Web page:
The Perks of Being a Disruptor: 4 (More) Great Things About Being in a Young Industry

Being in a new industry is hard. The future is uncertain, the resources can be scant, lows can be very low, and the right way to do things can be unclear. But for the adventurous and entrepreneurial, none of these are deterrents.

New industries offer an opportunity to capture a tremendous amount of value, to take first-mover advantage, and to impact the world in a significant way. But there are a few more perks to young industries which most people probably don’t consider. These can help to justify the risk of jumping in to something new. So I hope they’re encouraging to those of you considering startups:

  1. Instant brand sex appeal – Journalists love to cover up and coming industries. Companies gladly pick up cold calls from companies in new and sexy industries. Consumers love taking part in something new. This makes your job (especially if you’re a marketing, sales, or PR person) a bit easier, with more opportunities for experimentation.
  2. Instant camaraderie – One of the joys of being in a new industry is sharing experiences – good and bad – with other disruptors. You’ve probably been through many of the same challenges as another company in your space, so when you come together, you can find much to laugh, commiserate, and learn about. The story of your company is probably not so different from that of your neighbor’s company.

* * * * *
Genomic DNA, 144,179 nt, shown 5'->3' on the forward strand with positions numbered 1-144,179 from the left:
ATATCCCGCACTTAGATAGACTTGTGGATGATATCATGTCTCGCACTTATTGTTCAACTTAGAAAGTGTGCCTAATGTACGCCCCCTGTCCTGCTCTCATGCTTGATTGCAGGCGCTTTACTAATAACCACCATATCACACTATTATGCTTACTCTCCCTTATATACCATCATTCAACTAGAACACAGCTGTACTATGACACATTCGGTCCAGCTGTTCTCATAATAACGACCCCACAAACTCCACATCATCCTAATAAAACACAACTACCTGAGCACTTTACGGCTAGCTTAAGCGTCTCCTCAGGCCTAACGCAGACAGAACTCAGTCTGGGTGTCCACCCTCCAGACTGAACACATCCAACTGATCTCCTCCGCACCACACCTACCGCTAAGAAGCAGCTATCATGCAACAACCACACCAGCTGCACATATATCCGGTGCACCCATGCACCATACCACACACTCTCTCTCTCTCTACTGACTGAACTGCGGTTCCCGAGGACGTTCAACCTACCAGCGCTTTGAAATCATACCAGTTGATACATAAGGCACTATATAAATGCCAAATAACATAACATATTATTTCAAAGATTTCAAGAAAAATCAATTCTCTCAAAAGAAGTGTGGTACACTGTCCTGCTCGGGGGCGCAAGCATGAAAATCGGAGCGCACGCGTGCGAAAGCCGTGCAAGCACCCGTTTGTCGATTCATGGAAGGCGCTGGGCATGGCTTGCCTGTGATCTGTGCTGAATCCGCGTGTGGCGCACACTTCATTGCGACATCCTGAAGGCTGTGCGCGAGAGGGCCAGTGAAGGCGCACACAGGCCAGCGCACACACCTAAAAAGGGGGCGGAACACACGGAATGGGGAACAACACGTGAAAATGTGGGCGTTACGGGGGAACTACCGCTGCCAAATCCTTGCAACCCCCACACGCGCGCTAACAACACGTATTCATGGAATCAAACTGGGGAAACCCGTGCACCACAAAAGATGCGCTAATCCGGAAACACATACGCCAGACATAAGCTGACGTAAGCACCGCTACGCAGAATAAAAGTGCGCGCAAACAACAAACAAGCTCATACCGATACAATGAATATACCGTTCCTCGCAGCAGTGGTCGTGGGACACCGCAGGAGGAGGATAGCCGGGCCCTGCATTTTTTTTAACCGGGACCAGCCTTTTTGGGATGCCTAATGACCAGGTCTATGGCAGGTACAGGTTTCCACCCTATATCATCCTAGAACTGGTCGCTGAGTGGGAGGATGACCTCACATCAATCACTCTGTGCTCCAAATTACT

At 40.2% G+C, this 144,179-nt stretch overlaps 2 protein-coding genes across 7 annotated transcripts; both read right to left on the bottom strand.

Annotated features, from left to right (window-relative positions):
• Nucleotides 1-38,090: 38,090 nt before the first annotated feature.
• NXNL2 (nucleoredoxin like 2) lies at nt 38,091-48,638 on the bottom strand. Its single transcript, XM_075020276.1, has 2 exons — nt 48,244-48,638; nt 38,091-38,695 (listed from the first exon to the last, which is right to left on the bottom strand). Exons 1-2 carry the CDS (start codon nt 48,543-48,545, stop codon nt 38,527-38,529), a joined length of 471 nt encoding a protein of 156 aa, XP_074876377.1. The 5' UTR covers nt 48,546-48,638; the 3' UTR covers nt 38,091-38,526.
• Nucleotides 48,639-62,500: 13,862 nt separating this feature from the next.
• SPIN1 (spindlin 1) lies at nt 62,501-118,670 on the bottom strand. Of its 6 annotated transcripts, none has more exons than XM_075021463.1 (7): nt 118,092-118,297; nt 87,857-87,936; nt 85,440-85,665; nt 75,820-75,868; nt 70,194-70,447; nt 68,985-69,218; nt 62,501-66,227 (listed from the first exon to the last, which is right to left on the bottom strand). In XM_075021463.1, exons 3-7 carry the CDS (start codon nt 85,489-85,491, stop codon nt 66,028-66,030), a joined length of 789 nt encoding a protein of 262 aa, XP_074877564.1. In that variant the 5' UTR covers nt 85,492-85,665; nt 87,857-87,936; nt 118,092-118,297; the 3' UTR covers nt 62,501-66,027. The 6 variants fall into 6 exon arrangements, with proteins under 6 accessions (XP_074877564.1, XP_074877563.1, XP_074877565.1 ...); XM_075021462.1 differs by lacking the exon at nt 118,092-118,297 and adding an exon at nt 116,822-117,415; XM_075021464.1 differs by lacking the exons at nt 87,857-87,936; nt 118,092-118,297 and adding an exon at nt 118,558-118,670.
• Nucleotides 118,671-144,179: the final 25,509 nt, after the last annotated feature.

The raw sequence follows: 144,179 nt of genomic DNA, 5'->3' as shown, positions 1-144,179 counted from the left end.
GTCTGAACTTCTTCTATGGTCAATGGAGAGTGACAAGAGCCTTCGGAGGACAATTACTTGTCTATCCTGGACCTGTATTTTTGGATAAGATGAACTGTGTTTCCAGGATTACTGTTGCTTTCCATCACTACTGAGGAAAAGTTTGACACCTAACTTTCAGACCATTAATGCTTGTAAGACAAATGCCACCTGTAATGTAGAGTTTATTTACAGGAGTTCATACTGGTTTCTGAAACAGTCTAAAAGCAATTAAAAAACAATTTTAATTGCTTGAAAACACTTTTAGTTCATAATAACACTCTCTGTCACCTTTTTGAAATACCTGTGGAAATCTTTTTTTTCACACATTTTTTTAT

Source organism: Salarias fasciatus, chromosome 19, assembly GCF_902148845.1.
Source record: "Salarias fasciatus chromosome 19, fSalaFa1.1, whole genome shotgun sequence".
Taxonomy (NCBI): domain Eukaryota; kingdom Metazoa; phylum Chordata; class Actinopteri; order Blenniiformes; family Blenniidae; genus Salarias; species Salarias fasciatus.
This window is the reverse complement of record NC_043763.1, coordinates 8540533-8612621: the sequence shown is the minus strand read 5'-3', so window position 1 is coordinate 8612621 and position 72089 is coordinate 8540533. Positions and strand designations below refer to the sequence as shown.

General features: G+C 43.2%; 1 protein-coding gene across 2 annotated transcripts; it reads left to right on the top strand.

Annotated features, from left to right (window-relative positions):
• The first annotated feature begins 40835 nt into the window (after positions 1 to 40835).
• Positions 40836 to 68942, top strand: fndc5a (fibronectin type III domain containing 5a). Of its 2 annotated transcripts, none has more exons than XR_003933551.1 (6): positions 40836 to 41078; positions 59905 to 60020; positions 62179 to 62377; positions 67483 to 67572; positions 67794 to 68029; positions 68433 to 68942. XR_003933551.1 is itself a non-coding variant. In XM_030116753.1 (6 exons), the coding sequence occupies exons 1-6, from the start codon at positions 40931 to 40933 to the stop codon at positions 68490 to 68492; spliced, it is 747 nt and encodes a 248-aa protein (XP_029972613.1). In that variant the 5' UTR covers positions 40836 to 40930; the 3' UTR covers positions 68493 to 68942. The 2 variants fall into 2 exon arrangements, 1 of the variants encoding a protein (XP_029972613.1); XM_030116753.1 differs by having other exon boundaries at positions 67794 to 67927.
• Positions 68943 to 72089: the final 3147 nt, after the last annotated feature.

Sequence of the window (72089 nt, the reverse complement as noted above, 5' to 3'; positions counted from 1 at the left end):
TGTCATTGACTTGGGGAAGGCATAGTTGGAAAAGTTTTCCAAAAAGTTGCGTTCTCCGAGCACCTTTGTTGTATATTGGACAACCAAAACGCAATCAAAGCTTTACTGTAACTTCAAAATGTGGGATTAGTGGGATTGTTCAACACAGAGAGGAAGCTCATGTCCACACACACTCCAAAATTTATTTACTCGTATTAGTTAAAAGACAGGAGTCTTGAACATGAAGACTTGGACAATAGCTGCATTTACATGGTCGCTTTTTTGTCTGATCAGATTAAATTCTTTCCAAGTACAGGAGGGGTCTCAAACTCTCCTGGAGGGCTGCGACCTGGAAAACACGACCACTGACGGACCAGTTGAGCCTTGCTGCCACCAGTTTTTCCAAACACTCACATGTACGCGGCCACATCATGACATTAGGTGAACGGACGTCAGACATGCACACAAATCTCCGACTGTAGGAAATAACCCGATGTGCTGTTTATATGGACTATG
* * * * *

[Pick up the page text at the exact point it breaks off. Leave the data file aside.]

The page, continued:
3. Time dilation/life “extension” – As Paul Graham has noted, a startup is a great way to condense working life into a few years. You’ll notice this as you jump in. Two months will start to feel like a year, and a year will start to feel like a decade. Because the days are so full of novel challenges and experiences, your memory of those days will be full as well. Four years spent at a company in a new space can feel like eight, making your life feel like a longer and fuller thing.
  4. No rules/expectations – In new industries, while many old rules apply, many new ones are yours to create (or to not create). You can follow the best practices if you want to, or you can try to see what works in a new dynamic. Want to do sales via Instagram? No problem. Want to use a new, untested programming language? You might as well. Expectations are low, too, so you can get away with not conforming to many of the harmful and wasteful philosophies and policies people expect of big companies, from rigid hierarchy to mandatory “social responsibility” play-acting.

Photo by Charles Deluvio 🇵🇭🇨🇦 on Unsplash

James Walpole

James Walpole is a writer, startup marketer, and perpetual apprentice. You're reading his blog right now, and he really appreciates it. Don't let it go to his head, though.

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